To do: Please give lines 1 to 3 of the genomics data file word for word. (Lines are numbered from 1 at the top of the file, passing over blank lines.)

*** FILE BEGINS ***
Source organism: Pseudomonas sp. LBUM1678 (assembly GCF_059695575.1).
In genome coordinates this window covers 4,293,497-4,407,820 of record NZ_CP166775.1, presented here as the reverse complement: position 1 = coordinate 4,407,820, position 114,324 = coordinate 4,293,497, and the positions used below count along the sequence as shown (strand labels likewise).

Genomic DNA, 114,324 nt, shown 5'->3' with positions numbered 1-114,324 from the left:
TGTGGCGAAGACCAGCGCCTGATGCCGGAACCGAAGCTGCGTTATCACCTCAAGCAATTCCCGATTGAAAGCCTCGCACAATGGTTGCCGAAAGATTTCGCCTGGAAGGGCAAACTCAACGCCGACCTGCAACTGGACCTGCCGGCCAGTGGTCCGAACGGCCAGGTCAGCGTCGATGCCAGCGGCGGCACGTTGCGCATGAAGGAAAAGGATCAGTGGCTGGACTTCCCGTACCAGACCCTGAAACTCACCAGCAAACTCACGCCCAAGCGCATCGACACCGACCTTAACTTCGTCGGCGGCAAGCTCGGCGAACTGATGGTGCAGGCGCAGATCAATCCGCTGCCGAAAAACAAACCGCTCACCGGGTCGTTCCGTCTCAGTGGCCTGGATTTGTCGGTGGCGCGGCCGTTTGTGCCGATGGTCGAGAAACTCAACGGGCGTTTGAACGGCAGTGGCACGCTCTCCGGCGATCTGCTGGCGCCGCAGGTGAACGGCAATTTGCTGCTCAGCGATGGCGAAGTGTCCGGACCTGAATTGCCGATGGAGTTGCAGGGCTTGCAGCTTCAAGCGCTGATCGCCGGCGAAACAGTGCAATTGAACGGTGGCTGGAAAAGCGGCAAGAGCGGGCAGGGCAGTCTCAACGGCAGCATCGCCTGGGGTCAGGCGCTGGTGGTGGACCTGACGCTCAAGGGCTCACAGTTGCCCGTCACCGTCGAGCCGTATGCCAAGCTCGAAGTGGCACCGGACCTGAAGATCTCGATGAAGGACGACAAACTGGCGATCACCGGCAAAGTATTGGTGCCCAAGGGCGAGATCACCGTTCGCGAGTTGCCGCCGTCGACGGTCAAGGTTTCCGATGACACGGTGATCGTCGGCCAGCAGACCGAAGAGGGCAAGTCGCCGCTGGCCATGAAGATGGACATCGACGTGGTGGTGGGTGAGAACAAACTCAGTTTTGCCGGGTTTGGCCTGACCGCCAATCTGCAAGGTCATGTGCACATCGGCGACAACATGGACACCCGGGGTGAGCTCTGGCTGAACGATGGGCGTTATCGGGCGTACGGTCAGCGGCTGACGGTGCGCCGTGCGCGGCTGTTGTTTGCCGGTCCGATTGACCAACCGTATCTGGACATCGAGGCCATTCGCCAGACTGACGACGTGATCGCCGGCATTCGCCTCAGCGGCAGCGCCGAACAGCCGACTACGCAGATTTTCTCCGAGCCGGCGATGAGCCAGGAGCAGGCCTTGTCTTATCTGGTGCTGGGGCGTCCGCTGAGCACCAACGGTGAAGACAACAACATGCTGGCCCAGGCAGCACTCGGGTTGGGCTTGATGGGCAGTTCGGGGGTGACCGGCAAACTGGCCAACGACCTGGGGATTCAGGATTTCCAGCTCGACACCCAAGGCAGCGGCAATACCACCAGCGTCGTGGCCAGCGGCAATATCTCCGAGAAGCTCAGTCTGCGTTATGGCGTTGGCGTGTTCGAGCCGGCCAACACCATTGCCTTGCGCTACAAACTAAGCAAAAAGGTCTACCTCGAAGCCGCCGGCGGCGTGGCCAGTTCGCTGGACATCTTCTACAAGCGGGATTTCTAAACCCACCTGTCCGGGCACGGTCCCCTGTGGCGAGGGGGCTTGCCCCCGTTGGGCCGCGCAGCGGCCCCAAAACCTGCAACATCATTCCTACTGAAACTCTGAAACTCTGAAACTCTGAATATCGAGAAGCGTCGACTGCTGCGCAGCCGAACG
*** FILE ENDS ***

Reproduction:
Source organism: Pseudomonas sp. LBUM1678 (assembly GCF_059695575.1).
In genome coordinates this window covers 4,293,497-4,407,820 of record NZ_CP166775.1, presented here as the reverse complement: position 1 = coordinate 4,407,820, position 114,324 = coordinate 4,293,497, and the positions used below count along the sequence as shown (strand labels likewise).

Genomic DNA, 114,324 nt, shown 5'->3' with positions numbered 1-114,324 from the left: